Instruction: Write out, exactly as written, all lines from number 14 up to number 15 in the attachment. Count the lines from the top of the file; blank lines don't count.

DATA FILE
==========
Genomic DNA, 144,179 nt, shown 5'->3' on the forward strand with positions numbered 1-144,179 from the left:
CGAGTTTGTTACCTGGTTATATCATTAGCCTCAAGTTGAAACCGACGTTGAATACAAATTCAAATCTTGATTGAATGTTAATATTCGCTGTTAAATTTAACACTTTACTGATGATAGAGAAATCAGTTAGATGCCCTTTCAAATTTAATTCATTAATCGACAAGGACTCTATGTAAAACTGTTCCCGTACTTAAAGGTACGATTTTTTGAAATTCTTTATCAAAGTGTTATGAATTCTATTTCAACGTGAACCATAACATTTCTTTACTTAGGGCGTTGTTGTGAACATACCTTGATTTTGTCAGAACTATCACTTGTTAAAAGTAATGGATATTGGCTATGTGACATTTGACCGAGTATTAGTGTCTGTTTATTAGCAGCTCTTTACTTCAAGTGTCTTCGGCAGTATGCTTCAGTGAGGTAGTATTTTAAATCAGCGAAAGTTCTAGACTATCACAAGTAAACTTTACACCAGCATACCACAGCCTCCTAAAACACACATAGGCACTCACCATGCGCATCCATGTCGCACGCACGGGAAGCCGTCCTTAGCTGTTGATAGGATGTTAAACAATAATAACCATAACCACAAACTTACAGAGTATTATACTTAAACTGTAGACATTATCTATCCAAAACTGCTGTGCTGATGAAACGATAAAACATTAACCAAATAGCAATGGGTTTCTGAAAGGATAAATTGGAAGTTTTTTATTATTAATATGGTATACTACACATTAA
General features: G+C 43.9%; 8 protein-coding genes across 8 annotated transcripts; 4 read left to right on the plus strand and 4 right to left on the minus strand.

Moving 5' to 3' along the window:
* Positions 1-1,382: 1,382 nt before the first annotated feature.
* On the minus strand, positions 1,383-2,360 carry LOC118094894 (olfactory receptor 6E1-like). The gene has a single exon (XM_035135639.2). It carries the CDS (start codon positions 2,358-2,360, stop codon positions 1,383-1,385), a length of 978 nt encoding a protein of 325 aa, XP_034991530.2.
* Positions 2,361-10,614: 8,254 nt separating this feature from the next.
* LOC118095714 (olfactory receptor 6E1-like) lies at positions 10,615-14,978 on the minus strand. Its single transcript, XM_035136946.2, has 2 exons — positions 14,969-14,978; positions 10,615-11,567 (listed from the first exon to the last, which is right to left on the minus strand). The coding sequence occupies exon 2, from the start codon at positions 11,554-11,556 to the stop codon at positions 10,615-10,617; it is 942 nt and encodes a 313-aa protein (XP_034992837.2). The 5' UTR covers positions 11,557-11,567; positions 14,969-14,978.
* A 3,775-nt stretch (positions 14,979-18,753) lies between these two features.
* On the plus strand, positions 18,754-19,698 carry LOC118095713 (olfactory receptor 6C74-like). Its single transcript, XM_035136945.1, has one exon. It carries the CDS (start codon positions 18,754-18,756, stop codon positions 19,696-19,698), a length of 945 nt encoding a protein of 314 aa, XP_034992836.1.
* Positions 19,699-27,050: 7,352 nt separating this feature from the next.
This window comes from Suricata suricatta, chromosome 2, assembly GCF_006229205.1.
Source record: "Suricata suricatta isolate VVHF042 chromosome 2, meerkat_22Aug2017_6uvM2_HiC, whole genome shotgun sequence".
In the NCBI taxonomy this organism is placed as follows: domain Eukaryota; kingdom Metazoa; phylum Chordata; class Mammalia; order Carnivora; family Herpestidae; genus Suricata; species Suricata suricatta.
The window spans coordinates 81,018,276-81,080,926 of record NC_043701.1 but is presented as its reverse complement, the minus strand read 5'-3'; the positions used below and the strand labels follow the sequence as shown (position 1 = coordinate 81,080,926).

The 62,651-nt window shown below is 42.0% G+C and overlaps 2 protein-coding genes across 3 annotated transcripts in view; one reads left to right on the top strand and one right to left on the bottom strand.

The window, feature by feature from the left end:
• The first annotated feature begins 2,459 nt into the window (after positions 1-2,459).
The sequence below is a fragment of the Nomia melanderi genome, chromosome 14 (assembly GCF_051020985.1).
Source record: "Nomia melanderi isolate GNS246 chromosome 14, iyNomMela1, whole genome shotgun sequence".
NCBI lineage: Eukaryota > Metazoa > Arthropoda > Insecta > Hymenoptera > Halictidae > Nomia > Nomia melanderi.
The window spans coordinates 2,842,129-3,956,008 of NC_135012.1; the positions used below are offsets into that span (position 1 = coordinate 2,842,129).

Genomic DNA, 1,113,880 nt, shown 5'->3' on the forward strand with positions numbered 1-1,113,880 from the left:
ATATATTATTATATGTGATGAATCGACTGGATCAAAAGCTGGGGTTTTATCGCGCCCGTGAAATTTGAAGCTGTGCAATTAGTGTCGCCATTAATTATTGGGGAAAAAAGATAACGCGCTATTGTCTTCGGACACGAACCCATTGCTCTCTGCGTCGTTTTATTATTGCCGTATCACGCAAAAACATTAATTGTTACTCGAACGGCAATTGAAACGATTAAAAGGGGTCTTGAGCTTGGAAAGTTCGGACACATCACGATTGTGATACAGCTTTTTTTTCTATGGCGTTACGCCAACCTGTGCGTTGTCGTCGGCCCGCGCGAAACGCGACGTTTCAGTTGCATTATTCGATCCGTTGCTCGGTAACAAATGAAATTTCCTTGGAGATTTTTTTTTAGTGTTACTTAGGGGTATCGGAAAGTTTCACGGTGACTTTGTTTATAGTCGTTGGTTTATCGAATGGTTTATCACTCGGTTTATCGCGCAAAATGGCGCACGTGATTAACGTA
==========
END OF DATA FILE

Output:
In the NCBI taxonomy this organism is placed as follows: domain Eukaryota; kingdom Metazoa; phylum Chordata; class Mammalia; order Carnivora; family Herpestidae; genus Suricata; species Suricata suricatta.
The window spans coordinates 81,018,276-81,080,926 of record NC_043701.1 but is presented as its reverse complement, the minus strand read 5'-3'; the positions used below and the strand labels follow the sequence as shown (position 1 = coordinate 81,080,926).